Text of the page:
I have read the HTML5 specification, the microdata specification, and the WHATWG HTML5 (with microdata) specification. These are well written and easy to understand.

But now I read the schema.org Book specification, and came across snippets like the following:

<span itemprop="price" content="6.99">$6.99</span>
<span itemprop="inLanguage" content="en">English-language</span>
<span itemprop="name" content="Tolkien, J. R. R. (John Ronald Reuel)">
  J. R. R. Tolkien</span>

Apparently (compare with the JSON version), the values of these microdata properties are the values of the content attributes of the span elements. (Of course, if there is no content attribute, the value is instead the textContents of the span element.)

But I cannot find any support for this practice in the HTML and microdata specifications. In fact, I cannot even find any evidence that there is a content attribute on span elements at all!

  • The microdata specification doesn't say anything about a span content attribute when it gives the rules for values. [Unless 'the element's textContent' is overridden by the content attribute, but I cannot find any support for this either.]

  • Not even the full WHATWG HTML5+microdata specification supports the claim that there is a content attribute on span (see The span element and Global attributes).

So, I suppose the schema.org example is non-conforming. But is it also plain wrong? If not, where does this practice come from, and how accepted is it?

2 Answers 2


Yes, this is wrong. Neither Microdata nor HTML5 define a content attribute for the span element.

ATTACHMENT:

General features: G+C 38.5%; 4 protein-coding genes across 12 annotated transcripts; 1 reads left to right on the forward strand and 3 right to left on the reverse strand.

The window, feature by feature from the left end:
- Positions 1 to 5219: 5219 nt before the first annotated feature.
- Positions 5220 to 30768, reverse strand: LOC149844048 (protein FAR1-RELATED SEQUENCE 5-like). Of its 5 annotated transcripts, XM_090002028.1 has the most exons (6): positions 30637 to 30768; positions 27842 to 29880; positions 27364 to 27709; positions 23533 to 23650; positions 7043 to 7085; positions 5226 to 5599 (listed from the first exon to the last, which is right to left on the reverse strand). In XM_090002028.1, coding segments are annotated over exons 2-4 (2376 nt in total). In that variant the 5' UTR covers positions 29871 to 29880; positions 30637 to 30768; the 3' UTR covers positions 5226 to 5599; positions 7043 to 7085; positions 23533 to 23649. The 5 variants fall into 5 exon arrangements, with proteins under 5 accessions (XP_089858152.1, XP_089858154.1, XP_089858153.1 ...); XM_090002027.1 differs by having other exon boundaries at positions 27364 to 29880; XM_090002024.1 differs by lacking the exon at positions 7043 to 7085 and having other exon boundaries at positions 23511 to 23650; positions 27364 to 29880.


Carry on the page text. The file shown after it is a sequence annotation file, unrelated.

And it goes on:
Several people wanted to use it, see for example the code in these questions:

I’m not sure where exactly this confusion is coming from.

(It doesn’t help that Google’s Structured Data Testing Tool incorrectly uses the content attribute instead of the element content; but at least all other Microdata parsers seem to do it correctly.)

Maybe some people got confused because RDFa (but not Microdata) defines and allows the content attribute for span. See HTML+RDFa’s Extensions to the HTML5 Syntax:

For the avoidance of doubt, the following RDFa attributes are allowed on all elements in the HTML5 content model: @vocab, @typeof, @property, @resource, @prefix, @content, @about, @rel, @rev, @datatype, and @inlist.

  • I filed an issue about this Schema.org example.
    – unor
    Nov 23, 2014 at 13:13
  • "Plus one" for information on parser behaviour and the RDFa confusion origin hypothesis. Nov 23, 2014 at 13:14
  • This documentation example does show an @content attribute with a <span> tag, despite the current standard: support.google.com/webmasters/answer/146898 . Is there no solution for this in (other) microdata (parsers)?
    – Wes Turner
    Dec 16, 2014 at 15:39
  • To reiterate the answer above with a link to the syntax spec, @content does not have these restrictions in RDFa: w3.org/TR/rdfa-syntax/#A-content """If some displayed text is different from the actual 'value' it represents, a more precise value can be added using @content. A value can also optionally be typed using @datatype"""
    – Wes Turner
    Dec 16, 2014 at 15:41

(Sorry, I didn't have enough reputation to post a comment.)

We're at the end of 2017 now. Somehow, the MDN webdocs (https://developer.mozilla.org/en-US/docs/Web/HTML/Global_attributes/itemprop) and the schema docs (http://schema.org/telephone) still propose to use a content attribute on span using microdata. No html5 validator will accept this of course.


Your Answer

By clicking “Post Your Answer”, you agree to our terms of service, privacy policy and cookie policy

Not the answer you're looking for? Browse other questions tagged or ask your own question.